- Katsuhiro Isoda (Graduate School of Pharmaceutical Sciences, Teikyo Heisei University / Laboratory of Bio-Functional Molecular Chemistry, Graduate School of Pharmaceutical Sciences, Osaka University / firstname.lastname@example.org)
1) Graduate School of Pharmaceutical Sciences, Teikyo Heisei University , 2) Laboratory of Bio-Functional Molecular Chemistry, Graduate School of Pharmaceutical Sciences, Osaka University , 3) Laboratory of Toxicology and Safety Science, Graduate School of Pharmaceutical Sciences, Osaka University , 4) Bioresources Research, Laboratory of Common Apparatus, National Institute of Biomedical Innovation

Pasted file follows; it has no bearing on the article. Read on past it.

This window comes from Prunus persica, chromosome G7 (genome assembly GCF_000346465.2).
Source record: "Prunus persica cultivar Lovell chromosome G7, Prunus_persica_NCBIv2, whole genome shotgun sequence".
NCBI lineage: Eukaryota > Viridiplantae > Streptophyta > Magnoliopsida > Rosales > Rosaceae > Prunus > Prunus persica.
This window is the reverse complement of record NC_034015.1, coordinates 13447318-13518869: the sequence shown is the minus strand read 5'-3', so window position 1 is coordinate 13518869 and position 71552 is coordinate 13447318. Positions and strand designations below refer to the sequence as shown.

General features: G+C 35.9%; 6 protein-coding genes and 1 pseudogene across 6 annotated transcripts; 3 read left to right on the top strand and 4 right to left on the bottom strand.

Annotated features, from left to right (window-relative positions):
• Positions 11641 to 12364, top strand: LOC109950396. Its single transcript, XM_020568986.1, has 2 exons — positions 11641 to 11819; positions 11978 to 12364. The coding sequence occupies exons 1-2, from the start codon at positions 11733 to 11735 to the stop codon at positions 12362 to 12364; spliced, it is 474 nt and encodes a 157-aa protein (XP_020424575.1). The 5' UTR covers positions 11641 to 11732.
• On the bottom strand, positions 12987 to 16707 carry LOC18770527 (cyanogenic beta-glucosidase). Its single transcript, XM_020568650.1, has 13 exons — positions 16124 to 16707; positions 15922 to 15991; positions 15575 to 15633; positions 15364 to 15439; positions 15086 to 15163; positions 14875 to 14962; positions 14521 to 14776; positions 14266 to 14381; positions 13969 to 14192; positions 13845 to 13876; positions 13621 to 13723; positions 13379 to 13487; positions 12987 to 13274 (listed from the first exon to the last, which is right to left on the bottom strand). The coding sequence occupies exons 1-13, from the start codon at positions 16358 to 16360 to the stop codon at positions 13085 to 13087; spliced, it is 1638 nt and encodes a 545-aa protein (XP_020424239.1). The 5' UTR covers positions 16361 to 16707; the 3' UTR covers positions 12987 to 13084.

Nanomaterials have been proposed as novel substrates for medical and commercial applications. However, such materials also may have novel toxicities, thus posing environmental and health concerns. We previously reported hepatic injury in mice following the intravenous administration of unmodified silica particles with diameters of 70 nm (SP70); this toxicity was not observed following administration by the same route of micro-size particles with diameters of 300 nm (SP300) or 1,000 nm (SP1000). In the present study, we used electron microscopy to investigate the dynamics of silica nanoparticles administered in mice. SP70 was observed in hepatocytes and in lung epithelial cells. Inclusion within hepatocytes was associated with accumulation of SP70 in the liver sinusoidal endothelial cells and passage through the space of Disse. In contrast, SP300 and SP1000 were not observed within the hepatocytes. To our knowledge, our report represents the first demonstration that silica nanoparticles accumulate in hepatocytes, liver sinusoidal endothelial cells, Kupffer cells, and lung tissue; accumulation of SP70 in liver sinusoidal endothelial cells correlated with the induction of liver injury.